Double The Fun For Country Fans
Marty Stuart, Travis Tritt and Oakdale tonight
|This appeared in the Republican-American - July 12, 1996|
|Call it a family reunion, except the bond is music rather than blood. Marty Stuart and Travis Tritt, brothers in outlook, if not by birth, bring their act to The Oakdale at 8 p.m. tonight. It's not like the country stars had any choice about the joint tour. Their fans absolutely insisted.
"We had some success together a couple of years ago and we got through with that tour and didn't think about it anymore," Stuart explained during a phone interview. "I love Travis like a brother and we always hung out together, but we had no plans to go back on the road."
The fans planned otherwise. "What we kept noticing was that nobody would leave it alone," Stuart continued. "At fan clubs, at meet and greets, on the street, everybody would ask when me and Travis were singing together again."
The answer came when Stuart wrote a new song for the two called "Honky Tonkin's What I Do Best" (also the title of Stuart's new MCA release). "I made a tape and sent it to Travis and we both thought the song worked."
Stuart believes he and Tritt get along so well because they have lived parallel lives. "We come from similar backgrounds, both Southern kids, both listened to the same artists, and he lives out there in a land that's just a little bit left of center," Stuart said. "We're both over the top. There were just a whole lot of those similarities added up. You couldn't get $25 for the both of us if you tried."
Stuart had nothing but praise for his partner's voice. "Travis Tritt is one of the most important singers out there," he said. "World class. He's not much of a fiddle player though."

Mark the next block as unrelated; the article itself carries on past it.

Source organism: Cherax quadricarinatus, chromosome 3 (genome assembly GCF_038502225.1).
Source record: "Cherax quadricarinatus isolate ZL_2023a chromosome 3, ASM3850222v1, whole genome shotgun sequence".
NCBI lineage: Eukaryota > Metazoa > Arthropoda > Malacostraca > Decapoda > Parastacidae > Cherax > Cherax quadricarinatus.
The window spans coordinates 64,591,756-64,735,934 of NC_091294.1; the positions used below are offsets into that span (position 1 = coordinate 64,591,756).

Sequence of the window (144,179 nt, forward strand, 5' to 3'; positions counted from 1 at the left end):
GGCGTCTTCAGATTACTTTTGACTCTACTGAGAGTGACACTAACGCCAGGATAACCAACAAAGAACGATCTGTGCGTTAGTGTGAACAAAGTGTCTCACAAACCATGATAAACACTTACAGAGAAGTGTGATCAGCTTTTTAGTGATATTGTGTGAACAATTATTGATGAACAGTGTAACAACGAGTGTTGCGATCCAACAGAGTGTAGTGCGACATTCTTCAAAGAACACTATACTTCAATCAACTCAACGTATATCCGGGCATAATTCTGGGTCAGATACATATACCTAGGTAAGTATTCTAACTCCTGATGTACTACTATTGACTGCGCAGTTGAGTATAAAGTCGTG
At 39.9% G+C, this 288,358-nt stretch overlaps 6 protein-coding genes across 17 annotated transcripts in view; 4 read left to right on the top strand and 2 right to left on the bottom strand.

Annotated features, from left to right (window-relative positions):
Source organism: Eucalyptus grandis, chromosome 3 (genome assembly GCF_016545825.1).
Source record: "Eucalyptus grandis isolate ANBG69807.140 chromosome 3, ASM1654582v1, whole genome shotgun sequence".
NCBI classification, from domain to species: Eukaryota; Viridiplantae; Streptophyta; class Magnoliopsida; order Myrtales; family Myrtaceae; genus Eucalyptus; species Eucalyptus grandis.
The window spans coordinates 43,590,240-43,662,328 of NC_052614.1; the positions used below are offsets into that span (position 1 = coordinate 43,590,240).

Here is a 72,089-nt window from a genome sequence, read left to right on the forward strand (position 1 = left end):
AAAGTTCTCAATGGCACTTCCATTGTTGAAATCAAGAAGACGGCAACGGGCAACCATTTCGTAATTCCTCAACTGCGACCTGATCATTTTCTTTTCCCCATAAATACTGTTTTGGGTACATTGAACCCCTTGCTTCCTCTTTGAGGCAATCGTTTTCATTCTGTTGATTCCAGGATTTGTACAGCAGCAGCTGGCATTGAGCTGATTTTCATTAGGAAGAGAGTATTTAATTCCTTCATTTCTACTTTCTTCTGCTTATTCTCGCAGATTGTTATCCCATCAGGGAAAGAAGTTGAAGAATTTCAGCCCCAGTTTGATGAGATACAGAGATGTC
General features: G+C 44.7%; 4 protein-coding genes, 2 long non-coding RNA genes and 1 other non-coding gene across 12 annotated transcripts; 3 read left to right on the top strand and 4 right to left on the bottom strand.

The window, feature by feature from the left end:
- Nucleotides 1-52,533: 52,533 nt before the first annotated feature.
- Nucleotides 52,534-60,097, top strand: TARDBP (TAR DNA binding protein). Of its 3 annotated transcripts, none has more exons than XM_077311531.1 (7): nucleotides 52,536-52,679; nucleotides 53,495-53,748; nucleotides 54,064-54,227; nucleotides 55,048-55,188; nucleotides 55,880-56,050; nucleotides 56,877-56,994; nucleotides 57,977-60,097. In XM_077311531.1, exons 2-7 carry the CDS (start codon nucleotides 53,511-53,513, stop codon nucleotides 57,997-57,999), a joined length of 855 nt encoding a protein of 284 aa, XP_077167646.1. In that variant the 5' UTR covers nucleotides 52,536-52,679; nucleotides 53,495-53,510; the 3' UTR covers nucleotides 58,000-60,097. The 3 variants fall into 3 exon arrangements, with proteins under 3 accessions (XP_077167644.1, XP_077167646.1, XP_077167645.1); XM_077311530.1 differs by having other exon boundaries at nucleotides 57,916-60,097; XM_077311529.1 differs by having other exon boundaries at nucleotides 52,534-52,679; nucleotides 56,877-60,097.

Stuart can fiddle with the best of them, but it was a mandolin that got him his first paying job. Now 37, Stuart was just 13 when he got a job playing mandolin for bluegrass legend Lester Flatt. Stuart would hold the job until Flatt's death seven years later.
"I knew what I was born to do, and I hit the ground running," Stuart has said.
A veteran musician at 22, Stuart recorded his first solo album and started looking for new friends to play with. Over the years, his musical playmates have included Johnny Cash and dozens of other country artists and rockers including Neil Young, Bob Dylan and Tom Petty.
But Stuart's collaboration with Tritt has earned him the most acclaim. The duo has won a 1992 CMA award for vocal event of the year, a 1993 Grammy for vocal collaboration and a 1993 TNN/Music City News award for vocal collaboration.
Stuart, whose previous projects include an album and television show called "The Marty Party," said he's not the wild man the nickname suggests.
"It's always made me and Travis laugh that everybody thought we would finish the show and have a nightly drunkfest. The truth of the matter is that we'd get through, shake hands, and he'd go to his hotel room and I'd go to mine. We're both pretty sane."
That's how you last in the entertainment business: Save your party spirit for your fans and live a sane healthful life away from the limelight.
"I try to keep the right perspective," Stuart said. "I keep my feet on the ground and remember what is important. Johnny Cash once told me to keep my eye on the big picture, never sweat the small stuff. One of my favorite things to do is sit on the back porch, watch a new day begin and to be part of it."
Stuart will spend tonight being part of the newly expanded Oakdale Theatre's first season. His plan is to give his audience a party it won't forget. "I want them to have a great time," he said. "When they come out of there, I want them to feel as wore out as we are, and like whatever troubles they brought in with them got demolished. And the next day, I want them still to feel like they just got out of a great show."
By Nancy Van Valkenburg
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